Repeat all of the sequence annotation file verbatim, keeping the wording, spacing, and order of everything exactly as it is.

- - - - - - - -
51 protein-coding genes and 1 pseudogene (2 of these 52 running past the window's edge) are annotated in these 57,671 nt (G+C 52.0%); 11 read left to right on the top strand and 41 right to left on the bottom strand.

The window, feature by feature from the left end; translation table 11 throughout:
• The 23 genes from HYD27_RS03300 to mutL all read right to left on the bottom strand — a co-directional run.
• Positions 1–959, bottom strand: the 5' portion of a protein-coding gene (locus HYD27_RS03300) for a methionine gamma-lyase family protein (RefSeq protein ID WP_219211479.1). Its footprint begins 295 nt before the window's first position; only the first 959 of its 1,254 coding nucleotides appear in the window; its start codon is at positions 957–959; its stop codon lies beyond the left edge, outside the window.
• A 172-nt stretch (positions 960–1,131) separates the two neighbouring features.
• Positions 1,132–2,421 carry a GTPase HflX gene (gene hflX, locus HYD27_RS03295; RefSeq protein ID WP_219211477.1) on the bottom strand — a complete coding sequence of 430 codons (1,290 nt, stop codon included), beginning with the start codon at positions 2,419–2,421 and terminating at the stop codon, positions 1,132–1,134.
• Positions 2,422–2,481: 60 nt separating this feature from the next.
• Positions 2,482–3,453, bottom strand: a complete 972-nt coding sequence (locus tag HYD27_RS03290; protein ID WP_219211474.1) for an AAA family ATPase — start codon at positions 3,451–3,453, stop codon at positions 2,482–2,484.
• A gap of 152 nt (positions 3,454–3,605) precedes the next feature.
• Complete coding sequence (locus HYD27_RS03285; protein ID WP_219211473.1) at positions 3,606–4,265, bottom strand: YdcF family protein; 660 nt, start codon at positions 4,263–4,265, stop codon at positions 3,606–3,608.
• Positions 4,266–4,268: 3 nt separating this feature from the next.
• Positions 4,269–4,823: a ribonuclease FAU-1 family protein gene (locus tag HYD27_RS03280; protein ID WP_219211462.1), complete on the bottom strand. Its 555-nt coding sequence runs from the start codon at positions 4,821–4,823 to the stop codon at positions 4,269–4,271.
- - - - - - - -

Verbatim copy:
51 protein-coding genes and 1 pseudogene (2 of these 52 running past the window's edge) are annotated in these 57,671 nt (G+C 52.0%); 11 read left to right on the top strand and 41 right to left on the bottom strand.

The window, feature by feature from the left end; translation table 11 throughout:
• The 23 genes from HYD27_RS03300 to mutL all read right to left on the bottom strand — a co-directional run.
• Positions 1–959, bottom strand: the 5' portion of a protein-coding gene (locus HYD27_RS03300) for a methionine gamma-lyase family protein (RefSeq protein ID WP_219211479.1). Its footprint begins 295 nt before the window's first position; only the first 959 of its 1,254 coding nucleotides appear in the window; its start codon is at positions 957–959; its stop codon lies beyond the left edge, outside the window.
• A 172-nt stretch (positions 960–1,131) separates the two neighbouring features.
• Positions 1,132–2,421 carry a GTPase HflX gene (gene hflX, locus HYD27_RS03295; RefSeq protein ID WP_219211477.1) on the bottom strand — a complete coding sequence of 430 codons (1,290 nt, stop codon included), beginning with the start codon at positions 2,419–2,421 and terminating at the stop codon, positions 1,132–1,134.
• Positions 2,422–2,481: 60 nt separating this feature from the next.
• Positions 2,482–3,453, bottom strand: a complete 972-nt coding sequence (locus tag HYD27_RS03290; protein ID WP_219211474.1) for an AAA family ATPase — start codon at positions 3,451–3,453, stop codon at positions 2,482–2,484.
• A gap of 152 nt (positions 3,454–3,605) precedes the next feature.
• Complete coding sequence (locus HYD27_RS03285; protein ID WP_219211473.1) at positions 3,606–4,265, bottom strand: YdcF family protein; 660 nt, start codon at positions 4,263–4,265, stop codon at positions 3,606–3,608.
• Positions 4,266–4,268: 3 nt separating this feature from the next.
• Positions 4,269–4,823: a ribonuclease FAU-1 family protein gene (locus tag HYD27_RS03280; protein ID WP_219211462.1), complete on the bottom strand. Its 555-nt coding sequence runs from the start codon at positions 4,821–4,823 to the stop codon at positions 4,269–4,271.